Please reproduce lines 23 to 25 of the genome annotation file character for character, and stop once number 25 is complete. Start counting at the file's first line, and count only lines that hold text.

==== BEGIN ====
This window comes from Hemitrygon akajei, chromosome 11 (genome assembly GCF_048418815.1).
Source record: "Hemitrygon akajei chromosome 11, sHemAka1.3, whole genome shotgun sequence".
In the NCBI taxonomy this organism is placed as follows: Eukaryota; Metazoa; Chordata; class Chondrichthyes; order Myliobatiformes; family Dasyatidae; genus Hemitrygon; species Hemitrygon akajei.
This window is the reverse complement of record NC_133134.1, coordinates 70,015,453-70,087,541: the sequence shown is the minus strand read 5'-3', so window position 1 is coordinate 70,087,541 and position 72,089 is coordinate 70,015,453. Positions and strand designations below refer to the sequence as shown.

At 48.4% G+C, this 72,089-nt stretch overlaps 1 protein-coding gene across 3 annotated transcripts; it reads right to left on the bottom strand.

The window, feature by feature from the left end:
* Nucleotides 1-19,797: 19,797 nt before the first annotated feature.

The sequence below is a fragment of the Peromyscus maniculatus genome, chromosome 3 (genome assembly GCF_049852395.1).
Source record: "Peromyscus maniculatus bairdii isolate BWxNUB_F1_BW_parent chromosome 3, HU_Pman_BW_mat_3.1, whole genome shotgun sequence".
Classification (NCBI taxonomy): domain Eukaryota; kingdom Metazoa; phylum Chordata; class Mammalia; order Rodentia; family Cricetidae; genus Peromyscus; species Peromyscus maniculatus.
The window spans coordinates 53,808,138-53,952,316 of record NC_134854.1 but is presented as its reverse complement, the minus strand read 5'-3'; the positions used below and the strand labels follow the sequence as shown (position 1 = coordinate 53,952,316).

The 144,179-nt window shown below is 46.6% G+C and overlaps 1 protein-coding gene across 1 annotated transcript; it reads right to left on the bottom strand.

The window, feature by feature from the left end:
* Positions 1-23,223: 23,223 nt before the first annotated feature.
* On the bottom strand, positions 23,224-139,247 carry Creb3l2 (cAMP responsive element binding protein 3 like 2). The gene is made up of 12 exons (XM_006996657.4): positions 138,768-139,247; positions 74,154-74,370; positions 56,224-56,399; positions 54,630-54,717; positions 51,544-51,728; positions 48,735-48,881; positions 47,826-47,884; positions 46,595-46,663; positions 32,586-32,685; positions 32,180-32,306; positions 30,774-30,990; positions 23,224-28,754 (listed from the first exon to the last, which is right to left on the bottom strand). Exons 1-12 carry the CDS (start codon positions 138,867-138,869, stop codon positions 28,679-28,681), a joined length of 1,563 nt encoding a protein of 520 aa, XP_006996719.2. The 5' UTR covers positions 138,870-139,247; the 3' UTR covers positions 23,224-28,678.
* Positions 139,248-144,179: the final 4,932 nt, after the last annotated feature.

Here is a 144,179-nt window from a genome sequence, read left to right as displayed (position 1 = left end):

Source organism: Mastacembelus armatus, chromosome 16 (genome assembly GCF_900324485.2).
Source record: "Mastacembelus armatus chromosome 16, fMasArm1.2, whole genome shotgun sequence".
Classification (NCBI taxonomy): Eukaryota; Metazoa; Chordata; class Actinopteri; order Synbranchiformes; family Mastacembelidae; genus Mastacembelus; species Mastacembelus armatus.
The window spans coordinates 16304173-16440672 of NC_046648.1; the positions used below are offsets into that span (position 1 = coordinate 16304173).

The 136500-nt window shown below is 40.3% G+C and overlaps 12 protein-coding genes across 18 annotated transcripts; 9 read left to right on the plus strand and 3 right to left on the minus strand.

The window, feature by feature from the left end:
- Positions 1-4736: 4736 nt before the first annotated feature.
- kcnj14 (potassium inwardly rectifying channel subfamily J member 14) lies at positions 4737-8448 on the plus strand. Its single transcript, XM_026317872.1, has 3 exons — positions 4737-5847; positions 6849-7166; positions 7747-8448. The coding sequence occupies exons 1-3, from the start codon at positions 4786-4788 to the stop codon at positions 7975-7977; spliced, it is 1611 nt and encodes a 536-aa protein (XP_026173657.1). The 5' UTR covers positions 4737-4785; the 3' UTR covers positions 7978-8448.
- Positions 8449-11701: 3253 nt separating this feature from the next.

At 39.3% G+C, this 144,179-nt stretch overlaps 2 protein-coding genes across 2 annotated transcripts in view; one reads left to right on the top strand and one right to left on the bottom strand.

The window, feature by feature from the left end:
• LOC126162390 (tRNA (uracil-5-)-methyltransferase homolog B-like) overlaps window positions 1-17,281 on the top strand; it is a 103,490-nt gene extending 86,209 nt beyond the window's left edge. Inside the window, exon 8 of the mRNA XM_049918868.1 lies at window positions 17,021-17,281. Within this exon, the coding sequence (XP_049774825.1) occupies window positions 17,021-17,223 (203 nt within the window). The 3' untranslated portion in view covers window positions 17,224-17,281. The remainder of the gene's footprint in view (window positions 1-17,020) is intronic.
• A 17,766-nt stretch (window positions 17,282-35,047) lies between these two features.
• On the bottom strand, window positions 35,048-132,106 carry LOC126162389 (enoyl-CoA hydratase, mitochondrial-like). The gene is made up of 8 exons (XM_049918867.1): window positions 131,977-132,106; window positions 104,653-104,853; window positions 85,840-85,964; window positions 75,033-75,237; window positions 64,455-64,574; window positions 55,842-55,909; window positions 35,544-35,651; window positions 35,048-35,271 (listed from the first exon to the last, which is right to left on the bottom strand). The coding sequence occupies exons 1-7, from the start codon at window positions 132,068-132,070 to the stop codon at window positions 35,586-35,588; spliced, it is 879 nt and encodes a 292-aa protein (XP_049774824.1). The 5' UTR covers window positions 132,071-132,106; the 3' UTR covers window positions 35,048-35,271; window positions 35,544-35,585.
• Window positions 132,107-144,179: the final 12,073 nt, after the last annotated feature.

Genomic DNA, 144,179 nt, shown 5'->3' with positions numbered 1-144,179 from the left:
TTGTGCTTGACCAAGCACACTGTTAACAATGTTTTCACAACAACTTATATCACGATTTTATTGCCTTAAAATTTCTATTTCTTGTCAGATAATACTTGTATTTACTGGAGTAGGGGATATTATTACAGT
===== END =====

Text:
The window, feature by feature from the left end:
- Positions 1-4736: 4736 nt before the first annotated feature.
- kcnj14 (potassium inwardly rectifying channel subfamily J member 14) lies at positions 4737-8448 on the plus strand. Its single transcript, XM_026317872.1, has 3 exons — positions 4737-5847; positions 6849-7166; positions 7747-8448. The coding sequence occupies exons 1-3, from the start codon at positions 4786-4788 to the stop codon at positions 7975-7977; spliced, it is 1611 nt and encodes a 536-aa protein (XP_026173657.1). The 5' UTR covers positions 4737-4785; the 3' UTR covers positions 7978-8448.